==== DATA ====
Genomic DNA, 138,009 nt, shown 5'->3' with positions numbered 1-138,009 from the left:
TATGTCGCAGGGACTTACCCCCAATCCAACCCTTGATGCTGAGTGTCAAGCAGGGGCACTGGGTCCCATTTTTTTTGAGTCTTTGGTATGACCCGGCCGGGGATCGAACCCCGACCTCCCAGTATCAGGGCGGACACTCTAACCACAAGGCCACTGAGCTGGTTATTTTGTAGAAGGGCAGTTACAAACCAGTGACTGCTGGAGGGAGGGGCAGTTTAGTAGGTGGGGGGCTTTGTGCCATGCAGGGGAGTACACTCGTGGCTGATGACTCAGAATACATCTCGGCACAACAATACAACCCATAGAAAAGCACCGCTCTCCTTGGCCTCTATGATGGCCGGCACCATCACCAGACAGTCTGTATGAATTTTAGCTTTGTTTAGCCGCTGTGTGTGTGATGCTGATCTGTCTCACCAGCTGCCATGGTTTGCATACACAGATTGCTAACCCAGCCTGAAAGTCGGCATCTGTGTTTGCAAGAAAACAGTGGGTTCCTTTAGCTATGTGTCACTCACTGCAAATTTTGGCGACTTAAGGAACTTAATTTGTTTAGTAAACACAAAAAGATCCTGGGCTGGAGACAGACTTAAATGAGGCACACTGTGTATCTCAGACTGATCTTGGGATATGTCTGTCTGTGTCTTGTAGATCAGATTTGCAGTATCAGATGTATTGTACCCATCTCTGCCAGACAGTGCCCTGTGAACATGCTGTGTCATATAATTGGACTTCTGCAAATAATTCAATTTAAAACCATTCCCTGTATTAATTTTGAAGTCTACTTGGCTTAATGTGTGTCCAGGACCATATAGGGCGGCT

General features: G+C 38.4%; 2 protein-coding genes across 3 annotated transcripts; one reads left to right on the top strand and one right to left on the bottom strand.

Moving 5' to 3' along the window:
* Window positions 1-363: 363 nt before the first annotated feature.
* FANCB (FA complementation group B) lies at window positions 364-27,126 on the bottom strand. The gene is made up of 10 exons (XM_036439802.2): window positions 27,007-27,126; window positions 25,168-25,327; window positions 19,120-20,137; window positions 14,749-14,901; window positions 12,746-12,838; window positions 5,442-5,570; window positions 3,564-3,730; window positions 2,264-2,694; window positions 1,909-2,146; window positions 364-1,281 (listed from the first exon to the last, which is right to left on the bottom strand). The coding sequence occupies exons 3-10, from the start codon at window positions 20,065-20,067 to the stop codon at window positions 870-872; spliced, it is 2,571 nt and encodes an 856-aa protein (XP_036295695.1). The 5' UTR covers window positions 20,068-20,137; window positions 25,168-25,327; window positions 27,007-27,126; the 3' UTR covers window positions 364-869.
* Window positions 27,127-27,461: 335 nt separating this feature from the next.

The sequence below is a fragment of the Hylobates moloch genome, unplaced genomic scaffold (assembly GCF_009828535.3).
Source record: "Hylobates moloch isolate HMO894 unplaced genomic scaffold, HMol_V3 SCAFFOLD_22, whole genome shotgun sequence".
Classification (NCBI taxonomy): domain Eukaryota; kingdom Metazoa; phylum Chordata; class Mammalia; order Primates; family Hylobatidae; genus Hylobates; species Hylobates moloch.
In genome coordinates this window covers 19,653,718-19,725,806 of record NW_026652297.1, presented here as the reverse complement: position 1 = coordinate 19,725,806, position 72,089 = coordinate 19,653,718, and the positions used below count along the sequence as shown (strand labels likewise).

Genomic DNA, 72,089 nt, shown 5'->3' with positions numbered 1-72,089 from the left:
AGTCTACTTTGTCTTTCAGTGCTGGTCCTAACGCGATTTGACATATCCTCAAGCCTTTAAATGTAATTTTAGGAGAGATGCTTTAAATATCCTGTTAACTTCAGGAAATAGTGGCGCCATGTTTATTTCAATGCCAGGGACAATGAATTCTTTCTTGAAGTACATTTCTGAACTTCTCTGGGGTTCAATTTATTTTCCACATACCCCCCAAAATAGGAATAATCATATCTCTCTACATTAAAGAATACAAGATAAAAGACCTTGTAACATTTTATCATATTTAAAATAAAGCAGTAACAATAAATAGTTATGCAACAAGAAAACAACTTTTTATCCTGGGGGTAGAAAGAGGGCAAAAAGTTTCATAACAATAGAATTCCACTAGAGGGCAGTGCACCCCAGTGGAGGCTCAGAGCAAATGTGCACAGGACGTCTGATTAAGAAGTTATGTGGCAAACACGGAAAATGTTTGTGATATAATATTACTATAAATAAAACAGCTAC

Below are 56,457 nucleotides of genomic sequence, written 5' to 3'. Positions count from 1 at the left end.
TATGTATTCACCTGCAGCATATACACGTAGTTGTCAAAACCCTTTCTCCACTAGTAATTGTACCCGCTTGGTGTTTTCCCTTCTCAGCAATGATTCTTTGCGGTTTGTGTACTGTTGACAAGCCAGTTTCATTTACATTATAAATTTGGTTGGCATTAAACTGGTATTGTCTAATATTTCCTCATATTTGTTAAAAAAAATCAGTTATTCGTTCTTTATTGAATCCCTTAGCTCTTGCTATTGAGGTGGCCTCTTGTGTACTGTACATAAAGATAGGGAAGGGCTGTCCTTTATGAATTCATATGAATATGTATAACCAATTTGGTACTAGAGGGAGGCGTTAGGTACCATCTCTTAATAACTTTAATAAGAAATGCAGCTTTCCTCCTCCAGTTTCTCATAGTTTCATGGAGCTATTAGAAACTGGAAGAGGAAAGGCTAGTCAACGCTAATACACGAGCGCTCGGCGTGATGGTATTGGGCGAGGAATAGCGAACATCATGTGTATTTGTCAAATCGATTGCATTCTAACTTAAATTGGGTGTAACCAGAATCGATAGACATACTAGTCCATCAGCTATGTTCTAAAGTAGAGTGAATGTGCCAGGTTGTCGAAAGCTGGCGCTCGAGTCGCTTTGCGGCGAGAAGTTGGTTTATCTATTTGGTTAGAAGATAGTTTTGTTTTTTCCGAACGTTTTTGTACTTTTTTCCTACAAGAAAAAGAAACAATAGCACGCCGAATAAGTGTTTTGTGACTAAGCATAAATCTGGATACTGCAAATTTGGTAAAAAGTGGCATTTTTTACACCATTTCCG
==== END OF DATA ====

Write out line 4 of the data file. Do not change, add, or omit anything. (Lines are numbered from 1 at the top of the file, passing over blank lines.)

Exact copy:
Moving 5' to 3' along the window: